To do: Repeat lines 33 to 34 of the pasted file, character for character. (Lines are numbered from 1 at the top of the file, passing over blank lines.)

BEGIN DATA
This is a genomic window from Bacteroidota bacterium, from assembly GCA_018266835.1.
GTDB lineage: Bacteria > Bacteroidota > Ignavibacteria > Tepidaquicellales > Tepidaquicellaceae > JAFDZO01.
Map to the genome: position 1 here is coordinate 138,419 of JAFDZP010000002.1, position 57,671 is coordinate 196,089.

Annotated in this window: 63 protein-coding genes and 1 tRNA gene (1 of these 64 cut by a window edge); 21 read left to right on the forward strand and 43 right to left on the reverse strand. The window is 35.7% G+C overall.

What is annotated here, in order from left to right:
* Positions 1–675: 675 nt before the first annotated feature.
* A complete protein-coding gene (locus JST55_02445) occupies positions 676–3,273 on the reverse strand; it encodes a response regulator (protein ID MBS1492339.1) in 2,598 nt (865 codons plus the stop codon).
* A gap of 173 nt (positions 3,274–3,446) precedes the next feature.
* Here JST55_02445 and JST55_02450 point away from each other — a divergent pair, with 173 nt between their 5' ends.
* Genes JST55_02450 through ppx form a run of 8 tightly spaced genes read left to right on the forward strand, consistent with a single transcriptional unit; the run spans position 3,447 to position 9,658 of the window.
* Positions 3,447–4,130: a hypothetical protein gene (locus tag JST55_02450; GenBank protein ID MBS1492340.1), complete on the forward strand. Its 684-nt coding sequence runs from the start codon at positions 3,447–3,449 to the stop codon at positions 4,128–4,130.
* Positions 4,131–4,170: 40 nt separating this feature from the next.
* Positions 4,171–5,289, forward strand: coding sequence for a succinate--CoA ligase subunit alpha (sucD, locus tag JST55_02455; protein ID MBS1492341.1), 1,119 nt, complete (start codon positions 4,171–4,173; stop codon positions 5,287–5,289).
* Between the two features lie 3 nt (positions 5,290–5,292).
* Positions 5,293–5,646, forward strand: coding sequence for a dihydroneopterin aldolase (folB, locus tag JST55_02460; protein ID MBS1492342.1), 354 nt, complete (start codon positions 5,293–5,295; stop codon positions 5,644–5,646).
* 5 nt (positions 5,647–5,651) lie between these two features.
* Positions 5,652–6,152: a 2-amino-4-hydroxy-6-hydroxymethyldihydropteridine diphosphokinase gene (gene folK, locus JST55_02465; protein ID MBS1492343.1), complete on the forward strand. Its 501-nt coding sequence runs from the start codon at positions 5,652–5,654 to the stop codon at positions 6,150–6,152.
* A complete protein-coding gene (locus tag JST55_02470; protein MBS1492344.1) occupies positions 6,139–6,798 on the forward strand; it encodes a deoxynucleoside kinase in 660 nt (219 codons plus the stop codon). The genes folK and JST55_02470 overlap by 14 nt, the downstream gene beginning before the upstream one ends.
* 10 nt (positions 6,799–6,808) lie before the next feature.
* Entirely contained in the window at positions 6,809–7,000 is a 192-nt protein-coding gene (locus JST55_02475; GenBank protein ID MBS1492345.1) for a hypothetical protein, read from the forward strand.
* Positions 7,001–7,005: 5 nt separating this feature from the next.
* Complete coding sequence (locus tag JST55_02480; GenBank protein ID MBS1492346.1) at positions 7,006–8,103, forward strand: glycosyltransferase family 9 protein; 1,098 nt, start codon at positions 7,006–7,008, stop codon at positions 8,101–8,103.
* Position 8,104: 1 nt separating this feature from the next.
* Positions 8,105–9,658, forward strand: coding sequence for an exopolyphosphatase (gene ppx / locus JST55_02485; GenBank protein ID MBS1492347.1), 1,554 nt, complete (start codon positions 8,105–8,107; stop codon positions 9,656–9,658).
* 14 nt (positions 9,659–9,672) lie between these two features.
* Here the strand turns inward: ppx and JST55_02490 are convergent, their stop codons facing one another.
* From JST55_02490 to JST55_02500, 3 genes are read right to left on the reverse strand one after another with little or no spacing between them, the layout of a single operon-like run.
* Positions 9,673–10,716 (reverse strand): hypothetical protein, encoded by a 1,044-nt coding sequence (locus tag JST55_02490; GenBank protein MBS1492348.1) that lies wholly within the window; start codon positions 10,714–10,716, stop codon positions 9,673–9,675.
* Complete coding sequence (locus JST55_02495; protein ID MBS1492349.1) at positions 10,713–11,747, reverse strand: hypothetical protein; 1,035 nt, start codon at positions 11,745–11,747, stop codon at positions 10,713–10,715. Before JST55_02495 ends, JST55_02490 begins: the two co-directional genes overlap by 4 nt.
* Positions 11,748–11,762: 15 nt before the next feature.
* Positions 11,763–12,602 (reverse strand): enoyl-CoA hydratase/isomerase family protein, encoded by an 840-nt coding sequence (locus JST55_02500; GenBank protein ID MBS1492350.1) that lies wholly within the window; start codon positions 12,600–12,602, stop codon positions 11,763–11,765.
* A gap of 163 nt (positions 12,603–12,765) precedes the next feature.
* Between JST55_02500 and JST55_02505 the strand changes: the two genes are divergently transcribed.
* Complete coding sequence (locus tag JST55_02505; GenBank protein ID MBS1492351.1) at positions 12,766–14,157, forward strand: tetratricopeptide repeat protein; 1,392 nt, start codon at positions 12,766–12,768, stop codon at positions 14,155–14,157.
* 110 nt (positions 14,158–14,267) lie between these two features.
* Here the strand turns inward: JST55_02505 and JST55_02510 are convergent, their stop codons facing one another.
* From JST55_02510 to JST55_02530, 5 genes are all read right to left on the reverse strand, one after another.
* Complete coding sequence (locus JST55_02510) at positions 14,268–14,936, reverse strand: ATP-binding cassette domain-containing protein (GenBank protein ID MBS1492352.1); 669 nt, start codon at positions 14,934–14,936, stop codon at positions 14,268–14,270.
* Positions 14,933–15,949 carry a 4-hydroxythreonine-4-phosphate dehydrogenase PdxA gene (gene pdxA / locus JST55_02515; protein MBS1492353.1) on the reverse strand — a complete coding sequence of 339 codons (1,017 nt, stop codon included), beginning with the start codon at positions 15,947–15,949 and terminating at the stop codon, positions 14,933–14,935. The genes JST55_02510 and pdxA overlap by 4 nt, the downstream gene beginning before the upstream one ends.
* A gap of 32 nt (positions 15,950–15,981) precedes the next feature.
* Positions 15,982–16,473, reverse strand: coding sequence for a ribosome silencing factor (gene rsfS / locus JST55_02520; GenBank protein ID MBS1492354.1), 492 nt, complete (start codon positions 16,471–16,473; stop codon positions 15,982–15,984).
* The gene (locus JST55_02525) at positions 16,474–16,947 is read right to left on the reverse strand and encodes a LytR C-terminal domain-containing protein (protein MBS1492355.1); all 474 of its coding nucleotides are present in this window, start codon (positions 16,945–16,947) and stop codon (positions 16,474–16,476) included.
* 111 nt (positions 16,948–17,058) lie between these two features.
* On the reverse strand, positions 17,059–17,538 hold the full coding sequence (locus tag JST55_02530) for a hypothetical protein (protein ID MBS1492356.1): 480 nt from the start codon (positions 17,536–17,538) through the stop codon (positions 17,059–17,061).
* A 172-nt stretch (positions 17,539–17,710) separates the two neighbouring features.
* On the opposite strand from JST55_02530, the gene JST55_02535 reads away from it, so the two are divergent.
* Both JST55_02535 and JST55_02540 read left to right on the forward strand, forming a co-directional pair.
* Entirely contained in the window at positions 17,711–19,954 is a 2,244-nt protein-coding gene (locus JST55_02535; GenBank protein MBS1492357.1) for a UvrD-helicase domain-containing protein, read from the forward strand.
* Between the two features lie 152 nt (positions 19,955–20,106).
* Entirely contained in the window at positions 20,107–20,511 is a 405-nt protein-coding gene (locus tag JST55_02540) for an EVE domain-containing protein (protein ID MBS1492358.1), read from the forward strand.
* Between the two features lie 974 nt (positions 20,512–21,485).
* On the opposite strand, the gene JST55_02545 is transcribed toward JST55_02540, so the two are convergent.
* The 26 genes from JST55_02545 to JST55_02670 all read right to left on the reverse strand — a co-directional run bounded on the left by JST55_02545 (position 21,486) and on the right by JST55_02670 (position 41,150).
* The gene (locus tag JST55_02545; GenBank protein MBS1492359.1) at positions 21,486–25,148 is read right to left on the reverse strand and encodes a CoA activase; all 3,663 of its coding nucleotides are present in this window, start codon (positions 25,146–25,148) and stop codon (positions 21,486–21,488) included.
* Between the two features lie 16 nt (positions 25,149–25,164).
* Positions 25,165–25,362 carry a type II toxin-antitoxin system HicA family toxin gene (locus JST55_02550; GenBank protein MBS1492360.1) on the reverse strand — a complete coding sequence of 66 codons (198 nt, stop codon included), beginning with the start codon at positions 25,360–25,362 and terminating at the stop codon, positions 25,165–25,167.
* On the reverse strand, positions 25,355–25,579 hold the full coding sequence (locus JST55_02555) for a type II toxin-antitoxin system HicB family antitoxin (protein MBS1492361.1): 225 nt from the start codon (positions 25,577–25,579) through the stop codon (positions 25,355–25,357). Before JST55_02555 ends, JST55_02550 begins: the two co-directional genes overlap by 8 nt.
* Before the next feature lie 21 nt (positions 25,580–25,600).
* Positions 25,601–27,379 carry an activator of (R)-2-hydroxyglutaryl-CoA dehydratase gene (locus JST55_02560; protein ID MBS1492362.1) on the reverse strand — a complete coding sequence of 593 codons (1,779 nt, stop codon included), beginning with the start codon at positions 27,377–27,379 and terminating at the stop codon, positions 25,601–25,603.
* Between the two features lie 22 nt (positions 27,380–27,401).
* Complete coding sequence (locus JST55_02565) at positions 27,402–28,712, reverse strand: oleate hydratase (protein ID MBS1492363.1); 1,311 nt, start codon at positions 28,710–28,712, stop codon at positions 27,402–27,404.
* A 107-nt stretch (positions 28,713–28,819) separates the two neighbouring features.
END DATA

* Between JST55_02500 and JST55_02505 the strand changes: the two genes are divergently transcribed.
* Complete coding sequence (locus tag JST55_02505; GenBank protein ID MBS1492351.1) at positions 12,766–14,157, forward strand: tetratricopeptide repeat protein; 1,392 nt, start codon at positions 12,766–12,768, stop codon at positions 14,155–14,157.